Of course the Church was assiduous in wiping out all traces of native religions in Europe. Since then, the nearest the West has come to a totalizing worldview attested by a “religious” personal conversion is Marxist utopian socialism. While its roots are in emanationist thought that can be traced from Plato’s Timaeus through Eriugena to Hegel, it is ultimately a theory of consciousness. Geist/spirit manifests itself in physical reality and human societies and we are seduced by false consciousness until we realize within ourselves the paramount reality that is class struggle and the unreality of Geist itself in a material cosmos.
Timothy Leary, before he became a byword, made what is for us a very essential point; since the contents of our consciousness involve ever more amplified political narratives, the beginning of enlightenment is to find a way to “drop out” from this veil of Maya. His later solution–the wise use of the internet–is also laudable. For the moment, it perhaps suffices to argue that Marxist “false consciousness” is as useful a toll to explore the contents of our psyche than anything from a “spiritual” tradition.
Yet Marxism is of course, in Koestler’s felicitous phrase, “The God that failed,” perhaps due to its roots in the apocalyptic/historicist vision of the book of Daniel. Moreover, in practice it sought to roll back exactly those rights of rights of speech, thought, assembly, property and reproduction that western society clawed away from the Abrahamic god as manifest in the Church. This conference asks whether we can now do better.
Yet the failure of current neuroscience to generate a theory of brain process even remotely powerful enough to explain how we speak, let alone do physics, surely gives pause. From quantum mechanics (QM) and post QM, we are converging on the idea that, for the conscious observer to function, there must be in some ineluctable sense contact with the infinite. That goes even for the most hard-boiled of skeptics like Feynman. Surely there is space here for the cosmic to become manifest in the quotidian, the core of any religious movement.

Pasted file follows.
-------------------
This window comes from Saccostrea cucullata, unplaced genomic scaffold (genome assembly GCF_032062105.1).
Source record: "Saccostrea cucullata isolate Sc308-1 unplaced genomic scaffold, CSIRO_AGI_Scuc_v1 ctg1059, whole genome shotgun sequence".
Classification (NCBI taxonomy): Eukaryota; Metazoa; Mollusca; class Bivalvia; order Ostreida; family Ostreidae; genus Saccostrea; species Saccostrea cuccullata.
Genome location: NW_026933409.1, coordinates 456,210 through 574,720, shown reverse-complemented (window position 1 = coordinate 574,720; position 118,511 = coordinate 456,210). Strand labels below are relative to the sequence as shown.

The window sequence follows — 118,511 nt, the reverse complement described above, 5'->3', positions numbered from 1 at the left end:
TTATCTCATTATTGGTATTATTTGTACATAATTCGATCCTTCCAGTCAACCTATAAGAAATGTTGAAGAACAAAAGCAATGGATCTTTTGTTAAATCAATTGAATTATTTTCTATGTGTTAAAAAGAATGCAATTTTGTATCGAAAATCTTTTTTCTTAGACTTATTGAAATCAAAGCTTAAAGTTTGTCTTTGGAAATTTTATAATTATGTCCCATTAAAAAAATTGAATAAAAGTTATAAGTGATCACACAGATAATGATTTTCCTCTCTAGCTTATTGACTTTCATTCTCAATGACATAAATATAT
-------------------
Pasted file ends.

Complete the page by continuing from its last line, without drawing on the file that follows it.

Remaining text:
Perhaps we are close to the endgame in how 21st century consciousness studies will evolve. We as humans are intentional symbolic systems; the only ones we know in the cosmos. Thinkers like Pradhan, argue that ultimate reality is Uroboros, beyond subject and object. His use of Hilbert space is perhaps a limit case of the PQM Sarfatti/Bohm/Hiley model.
Indeed, perhaps a conscious moment is when Uroboros knows itself through an obscure primate on a small planet. Thus, the pilot wave does not have qualia; these manifest in the interaction. Both the Pradhan and Sarfatti/Bohm/Hiley models involve connection to a transcendent and ubiquitous Reality; that is essential to QM, and used even by the most hard- nosed in their versions of QM.
As a religion, then, we can perhaps hold as sacred human action that connects us to the infinite and promote praxis that implements this connection. The goal of human life is to act as a vehicle for the Absolute to know itself and be through us in our individual unique existence--and the goal of the human psyche is to act as a vehicle for knowing Absolute Being in our individual unique existence. Part of the authority of religion springs from its magisterium that delimits a necessary profane/secular part of human existence along with the sacred, which normally requires a premises.
We can add to this core the ideas of code, community, and–above all–the sense that religion is above all Immanuel, assertion of the sacred in our experience. This holds whether the religion is secular, like Marxism; atheistic, like some schools of Buddhism, or the religion of the West that is only in the face of twin threats daring to speak its name, the assertion of our freedoms as sacred. Therefore, this conference proposes to debate what we should hold sacred, and how the infinite is realized for us.
About Foundations of Mind (FOM)
Foundations of Mind (FOM) is an independent secular research group. It offers the most generous copyright terms possible; you keep copyright of your paper, and do not pay. We have published 79 peer-reviewed papers in our 30 months of existence, including by greats like Walter Freeman, Stuart Kauffman, and Henry Stapp, We already have a contract for a book version of FOM4, which will be held in 2017 in conjunction with a celebration of what would have been the late Walter Freeman’s 90th birthday.
Please send a 5k words proposal to by Feb 5 2017. All peer review will be made public.